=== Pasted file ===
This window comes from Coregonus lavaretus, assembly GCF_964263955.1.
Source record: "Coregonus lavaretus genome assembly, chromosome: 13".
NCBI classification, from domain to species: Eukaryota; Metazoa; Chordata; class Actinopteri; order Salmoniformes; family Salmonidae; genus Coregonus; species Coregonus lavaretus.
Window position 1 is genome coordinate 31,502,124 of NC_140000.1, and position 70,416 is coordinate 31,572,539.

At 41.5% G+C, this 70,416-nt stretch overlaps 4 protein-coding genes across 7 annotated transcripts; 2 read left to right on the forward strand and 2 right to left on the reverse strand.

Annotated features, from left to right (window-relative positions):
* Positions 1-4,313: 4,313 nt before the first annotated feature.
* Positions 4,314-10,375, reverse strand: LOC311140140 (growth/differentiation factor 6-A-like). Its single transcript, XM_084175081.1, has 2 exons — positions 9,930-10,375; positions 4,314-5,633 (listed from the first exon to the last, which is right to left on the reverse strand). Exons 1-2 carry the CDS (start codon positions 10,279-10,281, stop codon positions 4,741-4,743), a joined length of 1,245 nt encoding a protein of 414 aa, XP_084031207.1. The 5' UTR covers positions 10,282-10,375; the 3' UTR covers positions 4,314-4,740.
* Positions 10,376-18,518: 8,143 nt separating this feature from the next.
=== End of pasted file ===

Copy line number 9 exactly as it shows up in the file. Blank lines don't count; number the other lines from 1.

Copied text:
* Positions 10,376-18,518: 8,143 nt separating this feature from the next.